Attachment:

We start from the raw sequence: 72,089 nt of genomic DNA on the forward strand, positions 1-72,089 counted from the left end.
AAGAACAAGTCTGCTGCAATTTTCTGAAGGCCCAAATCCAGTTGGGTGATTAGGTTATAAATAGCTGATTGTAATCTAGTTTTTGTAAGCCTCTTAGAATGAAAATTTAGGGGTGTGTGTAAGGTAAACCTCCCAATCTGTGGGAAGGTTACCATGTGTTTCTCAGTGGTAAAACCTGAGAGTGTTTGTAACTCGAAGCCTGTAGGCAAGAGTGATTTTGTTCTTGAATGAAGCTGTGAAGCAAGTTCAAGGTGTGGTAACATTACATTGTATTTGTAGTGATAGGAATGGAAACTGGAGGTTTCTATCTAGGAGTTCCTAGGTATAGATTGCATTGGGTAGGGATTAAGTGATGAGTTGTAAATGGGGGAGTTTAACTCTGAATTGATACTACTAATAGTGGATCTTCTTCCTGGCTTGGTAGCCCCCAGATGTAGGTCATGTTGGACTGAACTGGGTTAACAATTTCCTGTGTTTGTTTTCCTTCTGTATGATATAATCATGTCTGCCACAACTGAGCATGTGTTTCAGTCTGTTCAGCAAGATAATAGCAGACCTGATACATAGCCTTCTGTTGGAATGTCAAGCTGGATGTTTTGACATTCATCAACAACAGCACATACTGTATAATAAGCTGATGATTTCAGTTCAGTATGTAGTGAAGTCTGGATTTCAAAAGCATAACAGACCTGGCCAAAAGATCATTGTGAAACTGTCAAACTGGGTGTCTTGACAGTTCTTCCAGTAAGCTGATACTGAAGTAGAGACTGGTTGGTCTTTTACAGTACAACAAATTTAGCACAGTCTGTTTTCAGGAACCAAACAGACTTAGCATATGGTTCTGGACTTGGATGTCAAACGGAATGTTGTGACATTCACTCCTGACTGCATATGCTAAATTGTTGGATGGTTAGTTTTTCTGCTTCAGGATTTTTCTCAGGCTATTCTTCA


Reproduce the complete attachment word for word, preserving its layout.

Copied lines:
We start from the raw sequence: 72,089 nt of genomic DNA on the forward strand, positions 1-72,089 counted from the left end.
AAGAACAAGTCTGCTGCAATTTTCTGAAGGCCCAAATCCAGTTGGGTGATTAGGTTATAAATAGCTGATTGTAATCTAGTTTTTGTAAGCCTCTTAGAATGAAAATTTAGGGGTGTGTGTAAGGTAAACCTCCCAATCTGTGGGAAGGTTACCATGTGTTTCTCAGTGGTAAAACCTGAGAGTGTTTGTAACTCGAAGCCTGTAGGCAAGAGTGATTTTGTTCTTGAATGAAGCTGTGAAGCAAGTTCAAGGTGTGGTAACATTACATTGTATTTGTAGTGATAGGAATGGAAACTGGAGGTTTCTATCTAGGAGTTCCTAGGTATAGATTGCATTGGGTAGGGATTAAGTGATGAGTTGTAAATGGGGGAGTTTAACTCTGAATTGATACTACTAATAGTGGATCTTCTTCCTGGCTTGGTAGCCCCCAGATGTAGGTCATGTTGGACTGAACTGGGTTAACAATTTCCTGTGTTTGTTTTCCTTCTGTATGATATAATCATGTCTGCCACAACTGAGCATGTGTTTCAGTCTGTTCAGCAAGATAATAGCAGACCTGATACATAGCCTTCTGTTGGAATGTCAAGCTGGATGTTTTGACATTCATCAACAACAGCACATACTGTATAATAAGCTGATGATTTCAGTTCAGTATGTAGTGAAGTCTGGATTTCAAAAGCATAACAGACCTGGCCAAAAGATCATTGTGAAACTGTCAAACTGGGTGTCTTGACAGTTCTTCCAGTAAGCTGATACTGAAGTAGAGACTGGTTGGTCTTTTACAGTACAACAAATTTAGCACAGTCTGTTTTCAGGAACCAAACAGACTTAGCATATGGTTCTGGACTTGGATGTCAAACGGAATGTTGTGACATTCACTCCTGACTGCATATGCTAAATTGTTGGATGGTTAGTTTTTCTGCTTCAGGATTTTTCTCAGGCTATTCTTCA